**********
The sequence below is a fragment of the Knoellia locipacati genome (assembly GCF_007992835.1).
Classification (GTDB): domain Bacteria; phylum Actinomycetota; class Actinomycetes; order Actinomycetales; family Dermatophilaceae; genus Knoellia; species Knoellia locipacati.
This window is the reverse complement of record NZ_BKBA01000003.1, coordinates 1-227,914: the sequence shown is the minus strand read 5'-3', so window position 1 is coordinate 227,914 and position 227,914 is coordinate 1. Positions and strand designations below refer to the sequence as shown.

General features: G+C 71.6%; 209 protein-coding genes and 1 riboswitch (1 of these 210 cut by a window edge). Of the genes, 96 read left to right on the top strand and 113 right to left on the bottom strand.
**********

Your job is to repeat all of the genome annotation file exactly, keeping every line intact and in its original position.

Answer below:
The sequence below is a fragment of the Knoellia locipacati genome (assembly GCF_007992835.1).
Classification (GTDB): domain Bacteria; phylum Actinomycetota; class Actinomycetes; order Actinomycetales; family Dermatophilaceae; genus Knoellia; species Knoellia locipacati.
This window is the reverse complement of record NZ_BKBA01000003.1, coordinates 1-227,914: the sequence shown is the minus strand read 5'-3', so window position 1 is coordinate 227,914 and position 227,914 is coordinate 1. Positions and strand designations below refer to the sequence as shown.

General features: G+C 71.6%; 209 protein-coding genes and 1 riboswitch (1 of these 210 cut by a window edge). Of the genes, 96 read left to right on the top strand and 113 right to left on the bottom strand.